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The United States has lost at least three nuclear bombs that have never been found – they are still out there. What caused this to happen? Where could they possibly be? Will we ever be able to locate them?

At the height of the Cold War, it was a mild winter morning.

A Spanish shrimp fisherman saw a misshapen white parcel fall from the sky on January 17, 1966, around 10:30 a.m. and glide silently towards the Alboran Sea. It had something hanging beneath it that he couldn’t make out. It then sank beneath the waves.

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At the same time, residents of the nearby fishing village of Palomares looked up at the same sky and saw a very different scene – two massive fireballs hurtling towards them. The peaceful rural idyll was shattered in an instant. Buildings trembled. Shrapnel slashed into the ground. Body parts were found on the ground.

A few weeks later, Philip Meyers received a teleprinter message – a device capable of sending and receiving primitive emails. He was working as a bomb disposal officer at the Naval Air Facility Sigonella in eastern Sicily at the time. He was told that there was a top-secret emergency in Spain and that he needed to report there in a matter of days.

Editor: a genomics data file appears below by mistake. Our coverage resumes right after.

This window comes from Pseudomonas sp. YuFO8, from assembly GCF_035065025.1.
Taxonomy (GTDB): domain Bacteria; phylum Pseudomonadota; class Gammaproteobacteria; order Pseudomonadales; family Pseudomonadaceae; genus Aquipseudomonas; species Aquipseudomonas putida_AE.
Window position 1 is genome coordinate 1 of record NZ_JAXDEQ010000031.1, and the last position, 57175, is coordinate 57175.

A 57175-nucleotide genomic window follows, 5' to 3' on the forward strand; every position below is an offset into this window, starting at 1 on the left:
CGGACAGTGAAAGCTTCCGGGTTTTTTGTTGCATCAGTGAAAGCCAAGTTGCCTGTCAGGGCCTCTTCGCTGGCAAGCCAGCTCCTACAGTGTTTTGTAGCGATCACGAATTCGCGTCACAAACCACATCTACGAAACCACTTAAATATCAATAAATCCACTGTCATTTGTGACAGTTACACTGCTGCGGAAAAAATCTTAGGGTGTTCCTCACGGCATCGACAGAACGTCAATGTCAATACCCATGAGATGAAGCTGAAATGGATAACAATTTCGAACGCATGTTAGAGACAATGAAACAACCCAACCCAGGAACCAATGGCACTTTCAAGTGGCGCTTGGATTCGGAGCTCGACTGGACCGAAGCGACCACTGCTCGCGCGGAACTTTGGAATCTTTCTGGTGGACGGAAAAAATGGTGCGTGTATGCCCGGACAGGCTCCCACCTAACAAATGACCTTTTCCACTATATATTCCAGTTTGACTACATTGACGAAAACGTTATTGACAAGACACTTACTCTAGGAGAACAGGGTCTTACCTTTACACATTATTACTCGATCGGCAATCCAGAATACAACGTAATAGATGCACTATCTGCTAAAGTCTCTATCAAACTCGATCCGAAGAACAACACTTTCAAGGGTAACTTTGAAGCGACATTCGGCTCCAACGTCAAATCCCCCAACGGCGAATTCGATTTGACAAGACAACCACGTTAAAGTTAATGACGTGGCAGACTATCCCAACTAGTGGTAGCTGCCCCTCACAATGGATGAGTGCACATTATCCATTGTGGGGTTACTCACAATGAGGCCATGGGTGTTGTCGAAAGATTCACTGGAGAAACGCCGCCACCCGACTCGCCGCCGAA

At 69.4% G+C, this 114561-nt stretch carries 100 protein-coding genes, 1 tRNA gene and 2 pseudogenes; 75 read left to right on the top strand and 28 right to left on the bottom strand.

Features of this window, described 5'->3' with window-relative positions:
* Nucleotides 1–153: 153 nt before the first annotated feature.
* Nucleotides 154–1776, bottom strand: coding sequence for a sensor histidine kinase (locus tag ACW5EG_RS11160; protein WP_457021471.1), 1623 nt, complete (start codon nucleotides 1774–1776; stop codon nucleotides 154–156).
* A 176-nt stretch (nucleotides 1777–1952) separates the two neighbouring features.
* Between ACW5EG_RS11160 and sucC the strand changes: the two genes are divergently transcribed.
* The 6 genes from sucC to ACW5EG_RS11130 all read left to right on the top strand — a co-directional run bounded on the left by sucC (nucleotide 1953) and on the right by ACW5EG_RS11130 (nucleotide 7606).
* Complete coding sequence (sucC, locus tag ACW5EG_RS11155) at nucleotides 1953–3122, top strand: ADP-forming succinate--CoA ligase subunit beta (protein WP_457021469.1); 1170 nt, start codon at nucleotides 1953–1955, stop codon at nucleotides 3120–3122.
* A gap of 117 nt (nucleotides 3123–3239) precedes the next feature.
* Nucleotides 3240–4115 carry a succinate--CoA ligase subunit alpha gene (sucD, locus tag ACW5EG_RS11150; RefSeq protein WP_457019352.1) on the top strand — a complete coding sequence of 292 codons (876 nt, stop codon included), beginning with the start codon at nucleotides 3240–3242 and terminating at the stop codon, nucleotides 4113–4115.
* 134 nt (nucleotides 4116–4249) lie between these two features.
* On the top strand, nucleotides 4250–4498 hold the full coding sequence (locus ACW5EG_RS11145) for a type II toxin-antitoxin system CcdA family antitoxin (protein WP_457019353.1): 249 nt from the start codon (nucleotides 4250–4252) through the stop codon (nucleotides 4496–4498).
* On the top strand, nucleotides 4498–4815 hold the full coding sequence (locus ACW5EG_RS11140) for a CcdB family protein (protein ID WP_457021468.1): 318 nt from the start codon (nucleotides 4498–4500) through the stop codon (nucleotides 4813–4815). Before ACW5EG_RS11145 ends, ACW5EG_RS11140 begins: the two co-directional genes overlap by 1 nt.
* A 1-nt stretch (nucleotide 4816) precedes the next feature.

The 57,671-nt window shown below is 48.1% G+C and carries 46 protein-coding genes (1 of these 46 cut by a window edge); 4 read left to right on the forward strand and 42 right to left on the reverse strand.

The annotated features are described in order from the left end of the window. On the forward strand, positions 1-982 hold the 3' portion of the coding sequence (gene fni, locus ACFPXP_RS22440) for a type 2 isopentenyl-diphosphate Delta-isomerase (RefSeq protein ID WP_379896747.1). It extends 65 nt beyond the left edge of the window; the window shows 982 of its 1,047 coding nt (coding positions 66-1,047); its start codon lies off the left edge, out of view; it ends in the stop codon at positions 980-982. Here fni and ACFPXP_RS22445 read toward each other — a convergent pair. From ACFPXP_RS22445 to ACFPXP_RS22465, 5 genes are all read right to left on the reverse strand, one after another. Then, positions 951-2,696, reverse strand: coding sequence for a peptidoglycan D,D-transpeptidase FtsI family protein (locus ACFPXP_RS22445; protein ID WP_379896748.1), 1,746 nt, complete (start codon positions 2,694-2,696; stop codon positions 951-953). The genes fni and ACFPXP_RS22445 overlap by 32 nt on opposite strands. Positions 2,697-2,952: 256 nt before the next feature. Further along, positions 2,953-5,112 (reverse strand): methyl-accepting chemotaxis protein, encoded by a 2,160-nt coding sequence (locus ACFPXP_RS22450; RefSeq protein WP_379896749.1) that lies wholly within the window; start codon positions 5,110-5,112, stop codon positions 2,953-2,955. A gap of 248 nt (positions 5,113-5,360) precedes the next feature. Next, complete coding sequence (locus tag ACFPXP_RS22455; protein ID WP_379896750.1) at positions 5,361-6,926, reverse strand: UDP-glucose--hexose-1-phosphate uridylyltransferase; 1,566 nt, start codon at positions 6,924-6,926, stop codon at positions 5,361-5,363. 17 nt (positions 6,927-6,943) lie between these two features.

The mission, however, was not as covert as the military had hoped. “It was not surprising to be called,” Meyers says. Even the general public was aware of what was going on. When he attended a dinner party that evening and revealed his mysterious trip, the intended secrecy became a bit of a joke. “It was a little embarrassing,” Meyers admits. “It was supposed to be a surprise, but my friends knew why I was going.”

For weeks, newspapers all over the world had been reporting rumours of a terrible accident involving two US military planes colliding in mid-air and scattering four B28 thermonuclear bombs across Palomares. Three were found quickly on land, but one had vanished into the sparkling blue expanse to the south east. lost at the bottom of the Mediterranean Sea. The hunt for it had begun, along with its 1.1 megatonne warhead, which had the explosive power of 1,100,000 tonnes of TNT.

An unknown number